Thursday, March 27, 2014

Oil Sands- Bituminous Deposits ah Tar Sand

Alberta Tar Sands

A peak in media coverage of global warming occurred in early 2007 from there many governments around the world had convinced the public to change your habits in lessening your carbon footprint. While all that was going on, in the background what was taking place is the most devastating human development in mining, Oil Sand.

From Wikipedia:

The exploitation of bituminous deposits and seeps dates back to Paleolithic times. The earliest known use of bitumen was by Neanderthals, some 40,000 years ago. Bitumen has been found adhering to stone tools used by Neanderthals at sites in Syria. After the arrival of Homo sapiens, humans used bitumen for construction of buildings and waterproofing of reed boats, among other uses. In ancient Egypt, the use of bitumen was important in preparing Egyptian mummies.

 In ancient times, bitumen was primarily a Mesopotamian commodity used by the Sumerians and Babylonians, although it was also found in the Levant and Persia. The area along the Tigris and Euphrates rivers was littered with hundreds of pure bitumen. The Mesopotamians used the bitumen for waterproofing boats and buildings. In North America, the early European fur traders found Canadian First Nations peoples using bitumen from the vast Athabasca oil sands to waterproof their birch bark canoes. In Europe, they were extensively mined near the French city of Pechelbronn, where the vapor separation process was in use in 1742.

The name tar sands were applied to bituminous sands in the late 19th and early 20th century. People who saw the bituminous sands during this period were familiar with the large amounts of tar residue produced in urban areas as a by-product of the manufacture of coal gas for urban heating and lighting. The word "tar" to describe these natural bitumen deposits is really a misnomer, since, chemically speaking, tar is a human-made substance produced by the destructive distillation of organic material, usually coal.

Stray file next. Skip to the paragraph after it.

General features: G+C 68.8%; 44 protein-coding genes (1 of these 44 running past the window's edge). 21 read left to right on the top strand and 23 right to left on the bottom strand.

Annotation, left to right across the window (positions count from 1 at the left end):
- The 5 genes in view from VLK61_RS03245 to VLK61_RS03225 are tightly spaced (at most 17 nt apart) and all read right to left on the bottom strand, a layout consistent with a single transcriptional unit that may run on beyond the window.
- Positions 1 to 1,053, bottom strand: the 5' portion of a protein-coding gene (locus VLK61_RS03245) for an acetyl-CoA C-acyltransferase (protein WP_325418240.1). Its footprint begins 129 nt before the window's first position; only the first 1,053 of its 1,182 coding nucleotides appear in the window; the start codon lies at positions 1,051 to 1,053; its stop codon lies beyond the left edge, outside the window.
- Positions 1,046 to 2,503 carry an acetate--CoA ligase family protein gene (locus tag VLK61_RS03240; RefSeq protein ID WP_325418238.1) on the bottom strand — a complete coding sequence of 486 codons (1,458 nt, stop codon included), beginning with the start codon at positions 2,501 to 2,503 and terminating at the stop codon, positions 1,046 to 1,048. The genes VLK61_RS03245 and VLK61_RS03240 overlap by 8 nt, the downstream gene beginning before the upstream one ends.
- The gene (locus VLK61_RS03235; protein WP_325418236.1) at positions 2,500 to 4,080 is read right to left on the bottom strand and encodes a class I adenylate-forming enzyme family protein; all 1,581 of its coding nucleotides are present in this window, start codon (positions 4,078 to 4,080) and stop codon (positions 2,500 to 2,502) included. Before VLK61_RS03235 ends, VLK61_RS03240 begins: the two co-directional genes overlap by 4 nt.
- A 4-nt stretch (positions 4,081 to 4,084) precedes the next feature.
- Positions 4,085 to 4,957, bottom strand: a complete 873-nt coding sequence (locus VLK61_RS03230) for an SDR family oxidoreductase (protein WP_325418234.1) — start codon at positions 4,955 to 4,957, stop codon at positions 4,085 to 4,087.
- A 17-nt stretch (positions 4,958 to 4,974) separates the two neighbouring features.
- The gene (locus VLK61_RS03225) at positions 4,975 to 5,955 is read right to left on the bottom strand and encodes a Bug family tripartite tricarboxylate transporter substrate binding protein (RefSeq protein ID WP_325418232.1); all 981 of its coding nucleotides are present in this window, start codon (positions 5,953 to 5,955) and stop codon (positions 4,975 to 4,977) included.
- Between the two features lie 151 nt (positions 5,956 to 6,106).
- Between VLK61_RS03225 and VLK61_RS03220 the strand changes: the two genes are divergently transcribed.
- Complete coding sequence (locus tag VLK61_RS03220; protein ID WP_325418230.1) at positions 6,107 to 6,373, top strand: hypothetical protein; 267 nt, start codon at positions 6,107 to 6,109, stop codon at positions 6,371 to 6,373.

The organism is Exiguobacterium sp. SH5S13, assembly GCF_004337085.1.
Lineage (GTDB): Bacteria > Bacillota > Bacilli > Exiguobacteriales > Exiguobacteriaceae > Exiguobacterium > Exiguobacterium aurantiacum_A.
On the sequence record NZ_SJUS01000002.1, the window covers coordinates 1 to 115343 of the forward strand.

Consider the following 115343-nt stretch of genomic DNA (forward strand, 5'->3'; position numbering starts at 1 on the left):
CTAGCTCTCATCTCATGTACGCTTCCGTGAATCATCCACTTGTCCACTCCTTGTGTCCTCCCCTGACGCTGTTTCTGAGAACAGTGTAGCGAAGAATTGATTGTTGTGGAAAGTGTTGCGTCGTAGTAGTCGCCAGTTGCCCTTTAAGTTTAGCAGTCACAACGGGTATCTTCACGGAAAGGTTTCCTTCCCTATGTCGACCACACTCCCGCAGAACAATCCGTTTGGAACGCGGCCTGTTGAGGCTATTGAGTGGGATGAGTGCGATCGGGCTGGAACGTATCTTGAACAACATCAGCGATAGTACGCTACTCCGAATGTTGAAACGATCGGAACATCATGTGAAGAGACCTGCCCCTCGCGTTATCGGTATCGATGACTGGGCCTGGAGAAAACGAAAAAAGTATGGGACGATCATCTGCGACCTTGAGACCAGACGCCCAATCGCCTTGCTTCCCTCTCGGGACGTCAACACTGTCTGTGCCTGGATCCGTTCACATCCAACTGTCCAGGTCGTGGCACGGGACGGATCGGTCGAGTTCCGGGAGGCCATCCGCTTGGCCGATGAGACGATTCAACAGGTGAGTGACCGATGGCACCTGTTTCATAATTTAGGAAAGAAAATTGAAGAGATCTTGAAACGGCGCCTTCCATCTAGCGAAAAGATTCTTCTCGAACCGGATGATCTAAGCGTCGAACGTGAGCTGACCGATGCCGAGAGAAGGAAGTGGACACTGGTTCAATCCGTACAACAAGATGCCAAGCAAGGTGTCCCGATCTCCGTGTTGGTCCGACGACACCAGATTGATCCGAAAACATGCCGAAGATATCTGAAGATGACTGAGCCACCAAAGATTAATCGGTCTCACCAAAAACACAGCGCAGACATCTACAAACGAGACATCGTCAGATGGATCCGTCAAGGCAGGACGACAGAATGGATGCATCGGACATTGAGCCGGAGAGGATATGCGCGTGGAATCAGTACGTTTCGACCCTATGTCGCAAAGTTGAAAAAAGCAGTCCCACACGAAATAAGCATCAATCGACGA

The Alberta oil sands have been in commercial production since the original Great Canadian Oil Sands (now Suncor Energy) mine began operation in 1967. Despite the increasing levels of production, the process of extraction and processing of oil sands can still be considered to be in its infancy; with new technologies and stakeholders oversight providing an ever lower environmental footprint. 

A second mine, operated by the Syncrude consortium, began operation in 1978 and is the biggest mine of any type in the world. The third mine in the Athabasca Oil Sands, the Albian Sands consortium of Shell Canada, Chevron Corporation, and Western Oil Sands Inc. purchased by Marathon Oil Corporation in 2007 began operation in 2003. Petro-Canada was also developing a $33 billion Fort Hills Project, in partnership with UTS Energy Corporation and Teck Cominco, which lost momentum after the 2009 merger of Petro-Canada into Suncor. 

Surface Mining:

Since Great Canadian Oil Sands (now Suncor) started operation of its mine in 1967, bitumen has been extracted on a commercial scale from the Athabasca Oil Sands by surface mining. In the Athabasca sands, there are very large amounts of bitumen covered by little overburden, making surface mining the most efficient method of extracting it. The overburden consists of water-laden muskeg (peat bog) over top of clay and barren sand. The oil sands themselves are typically 40 to 60 meters (130 to 200 ft) deep, sitting on top of flat limestone rock. Originally, the sands were mined with draglines and bucket-wheel excavators and moved to the processing plants by conveyor belts. In recent years, companies such as Syncrude and Suncor have switched to much cheaper shovel-and-truck operations using the biggest power shovels (100 or more tons) and dump trucks (400 tons) in the world. This has held production costs to around US$27 per barrel of synthetic crude oil despite rising energy and labor costs. About two tons of oil sands are required to produce one barrel of oil.

The near future plans 30 to 40 more tar sand mines, ah we're all down stream of this.